Before you start touring the city, treat yourself to a hearty (and affordable) breakfast at Kanapa! They have classics like oatmeal and eggs benedict, or you can treat yourself to a platter of pierogis.
But you definitely need to get the syrniki! Made with quark or farmer’s cheese, these delectable little pancake clouds of heaven go perfectly with a little sour cream and jam.
Based in Lviv, Drunk Cherry makes a delicious cherry liqueur that you can drink on its own or mixed into cocktails. It’s called a liqueur, but you can easily enjoy it like a glass of wine. Stop by any of the three locations in Kiev for a quick drink!
I know this might be a controversial statement, but I’m saying it anyway: these are the best ribs I’ve ever had! Watch the ribs smoke over an open fire and dine with just your hands.
That’s right – they don’t have utensils! (Sound familiar?) They bring the ribs over and chop them for you. I definitely recommend that you accept the bib, because you’re going to make a (delicious) mess!
Kyiv Food Market
Most European cities have a food hall with kiosks serving up all types of cuisines, usually at more affordable prices than traditional restaurants. And Kiev is no different!
We tried dishes from Cooper Burgers, Santos Tacos, Milk, Bao Nam, Senpai Sushi, and Thai Sabai. While I enjoyed most of it, I definitely recommend the burger, the Thai noodles, and the sushi. And if you have a sweet tooth like me, you have to try the dessert waffles at Milk!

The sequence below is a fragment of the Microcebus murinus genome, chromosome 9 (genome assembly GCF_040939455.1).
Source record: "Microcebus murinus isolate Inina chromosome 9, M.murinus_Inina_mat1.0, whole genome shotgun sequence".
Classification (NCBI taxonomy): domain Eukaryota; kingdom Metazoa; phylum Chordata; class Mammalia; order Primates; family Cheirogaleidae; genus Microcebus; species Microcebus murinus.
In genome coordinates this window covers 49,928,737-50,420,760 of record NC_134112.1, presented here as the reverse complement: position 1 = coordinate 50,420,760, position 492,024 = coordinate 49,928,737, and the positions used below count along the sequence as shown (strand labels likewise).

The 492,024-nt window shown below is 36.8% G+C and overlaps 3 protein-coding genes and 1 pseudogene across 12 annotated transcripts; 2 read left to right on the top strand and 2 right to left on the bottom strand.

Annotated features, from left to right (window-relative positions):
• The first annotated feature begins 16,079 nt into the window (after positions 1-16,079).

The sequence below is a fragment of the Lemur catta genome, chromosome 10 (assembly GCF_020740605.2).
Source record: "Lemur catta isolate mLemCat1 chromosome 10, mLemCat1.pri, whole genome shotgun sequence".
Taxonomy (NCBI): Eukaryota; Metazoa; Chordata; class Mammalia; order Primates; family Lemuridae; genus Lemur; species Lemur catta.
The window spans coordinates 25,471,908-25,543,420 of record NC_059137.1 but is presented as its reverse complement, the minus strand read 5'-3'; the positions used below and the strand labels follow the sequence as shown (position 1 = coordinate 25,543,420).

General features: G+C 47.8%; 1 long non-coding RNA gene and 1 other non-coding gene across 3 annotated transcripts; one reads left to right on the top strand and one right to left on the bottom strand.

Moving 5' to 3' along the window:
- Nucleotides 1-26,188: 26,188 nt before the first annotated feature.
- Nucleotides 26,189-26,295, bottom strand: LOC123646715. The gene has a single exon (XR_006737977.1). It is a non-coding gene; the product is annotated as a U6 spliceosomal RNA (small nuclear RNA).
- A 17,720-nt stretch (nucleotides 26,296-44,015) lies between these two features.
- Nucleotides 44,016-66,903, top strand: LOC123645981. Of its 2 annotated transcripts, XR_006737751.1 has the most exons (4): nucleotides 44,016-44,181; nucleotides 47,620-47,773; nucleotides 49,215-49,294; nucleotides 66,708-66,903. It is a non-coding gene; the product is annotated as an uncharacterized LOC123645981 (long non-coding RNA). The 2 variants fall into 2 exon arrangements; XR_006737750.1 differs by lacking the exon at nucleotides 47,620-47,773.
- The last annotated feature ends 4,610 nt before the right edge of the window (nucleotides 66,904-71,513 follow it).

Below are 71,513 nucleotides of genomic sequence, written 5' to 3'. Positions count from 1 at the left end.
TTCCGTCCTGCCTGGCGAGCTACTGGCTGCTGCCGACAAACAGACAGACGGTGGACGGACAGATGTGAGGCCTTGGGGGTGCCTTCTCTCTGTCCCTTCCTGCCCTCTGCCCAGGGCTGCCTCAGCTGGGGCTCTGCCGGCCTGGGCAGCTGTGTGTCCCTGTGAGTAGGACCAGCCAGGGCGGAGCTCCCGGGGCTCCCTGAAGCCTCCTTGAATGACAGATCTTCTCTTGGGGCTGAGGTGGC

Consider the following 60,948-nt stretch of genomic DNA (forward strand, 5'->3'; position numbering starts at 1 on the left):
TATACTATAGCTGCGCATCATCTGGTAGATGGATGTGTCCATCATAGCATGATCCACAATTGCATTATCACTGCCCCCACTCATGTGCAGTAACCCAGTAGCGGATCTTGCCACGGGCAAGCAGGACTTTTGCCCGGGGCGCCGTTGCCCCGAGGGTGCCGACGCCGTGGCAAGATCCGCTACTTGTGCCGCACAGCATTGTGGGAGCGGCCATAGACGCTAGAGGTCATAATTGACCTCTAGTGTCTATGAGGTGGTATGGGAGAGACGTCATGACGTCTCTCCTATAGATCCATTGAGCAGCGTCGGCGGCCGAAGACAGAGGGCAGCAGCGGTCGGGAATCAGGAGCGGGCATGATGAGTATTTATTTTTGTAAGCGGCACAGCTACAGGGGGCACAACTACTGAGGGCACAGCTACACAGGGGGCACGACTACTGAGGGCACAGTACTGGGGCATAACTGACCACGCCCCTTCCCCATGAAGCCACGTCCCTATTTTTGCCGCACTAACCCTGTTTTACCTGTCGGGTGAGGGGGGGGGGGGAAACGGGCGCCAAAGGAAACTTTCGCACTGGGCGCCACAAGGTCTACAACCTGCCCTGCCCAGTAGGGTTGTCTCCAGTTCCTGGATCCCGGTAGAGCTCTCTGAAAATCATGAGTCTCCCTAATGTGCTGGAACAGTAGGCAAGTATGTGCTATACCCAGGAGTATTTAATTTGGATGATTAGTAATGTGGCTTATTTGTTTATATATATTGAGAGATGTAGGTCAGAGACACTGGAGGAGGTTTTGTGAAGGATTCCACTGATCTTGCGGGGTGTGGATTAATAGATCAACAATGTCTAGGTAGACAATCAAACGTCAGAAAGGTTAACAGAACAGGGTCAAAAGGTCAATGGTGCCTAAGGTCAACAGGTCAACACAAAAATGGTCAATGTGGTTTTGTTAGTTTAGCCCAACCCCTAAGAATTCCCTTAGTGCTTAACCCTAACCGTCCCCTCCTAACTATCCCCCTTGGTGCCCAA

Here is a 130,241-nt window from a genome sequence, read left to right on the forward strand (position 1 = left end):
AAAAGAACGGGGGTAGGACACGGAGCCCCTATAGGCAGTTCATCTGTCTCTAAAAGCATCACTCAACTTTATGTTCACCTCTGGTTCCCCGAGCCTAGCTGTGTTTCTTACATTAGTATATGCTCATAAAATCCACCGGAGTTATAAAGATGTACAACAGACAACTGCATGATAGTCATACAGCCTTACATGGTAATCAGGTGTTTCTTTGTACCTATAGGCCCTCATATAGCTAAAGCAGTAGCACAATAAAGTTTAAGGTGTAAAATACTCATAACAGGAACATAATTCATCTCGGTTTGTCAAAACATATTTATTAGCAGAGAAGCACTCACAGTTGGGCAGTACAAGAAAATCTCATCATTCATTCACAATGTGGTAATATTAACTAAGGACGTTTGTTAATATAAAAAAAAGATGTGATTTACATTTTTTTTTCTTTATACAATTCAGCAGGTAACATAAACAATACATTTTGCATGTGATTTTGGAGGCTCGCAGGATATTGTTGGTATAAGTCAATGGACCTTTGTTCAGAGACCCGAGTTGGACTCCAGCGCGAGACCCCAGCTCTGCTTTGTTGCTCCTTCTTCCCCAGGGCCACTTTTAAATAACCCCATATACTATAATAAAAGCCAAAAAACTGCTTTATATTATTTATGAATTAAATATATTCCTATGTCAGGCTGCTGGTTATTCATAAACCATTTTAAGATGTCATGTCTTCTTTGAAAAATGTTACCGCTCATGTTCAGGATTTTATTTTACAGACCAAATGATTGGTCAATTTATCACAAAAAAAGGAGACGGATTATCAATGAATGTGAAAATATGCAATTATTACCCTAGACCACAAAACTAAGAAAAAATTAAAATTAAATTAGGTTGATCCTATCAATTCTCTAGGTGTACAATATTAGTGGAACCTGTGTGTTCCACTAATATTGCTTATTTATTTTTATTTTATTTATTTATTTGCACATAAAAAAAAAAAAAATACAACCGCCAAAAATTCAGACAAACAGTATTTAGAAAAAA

As you can see, there are plenty of things to do in Kiev, but visiting Chernobyl may be a highlight. If you haven’t already watched the HBO series, here’s a quick summary:
In April 1986, a nuclear reactor exploded during a safety test, which caused a fire that burned for days. It released dangerous levels of radiation throughout the area, even registering in Sweden and Germany. In 2017, the New Safe Confinement was completed, and the nuclear clean-up is supposed to be finished by 2065.
You can visit Chernobyl today as part of a tour group. The Chornobyl Tour will safely take you around Pripyat and the Chernobyl zone to learn more about the incident and the lasting effects of the nuclear disaster. I highly recommend you dedicate an entire day to this visit because it’s 90 minutes outside of Kiev, and there’s a lot to take in from the tour.
FAQs about Visiting Kiev
Now that we’ve covered sites, food, and Chernobyl in this Kiev Travel Guide, I’ll answer some of the most common questions about visiting Kiev.
Is Kiev worth visiting?
Absolutely! The city is gorgeous, the people are friendly, and there are plenty of things to do in Kiev. You can easily spend a long weekend in the city and still not experience everything it has to offer.
And if you don’t agree after reading this guide, let me know why in the comments!
Is Kiev safe to travel to?
Yes. As I mentioned above, I felt safe in the city. But as of 2020, Russia still occupies the Crimean peninsula, so I recommend checking the news for any protests or incidents before going on your trip.
Chernobyl today: Is it safe to visit Chernobyl now?
Yes, but be smart while you’re there. Don’t take any rocks home with you or lick any doorknobs (which is a good rule of thumb anyway). You’ll learn on the tour that, while it’s safe for you to walk through the sites, it’s dangerous to consume anything grown in the area or swim in the water.
In early 2020, forest fires broke out near the Chernobyl zone. The government reported safe levels of radiation throughout the area, but any after effects remain to be seen.
Kiev Travel Guide: Poyekhali!
When you visit Kiev, I highly recommend connecting with a local so that you can fully experience the city and the culture. It’s safe, affordable, and delicious! What more could you want from a travel destination?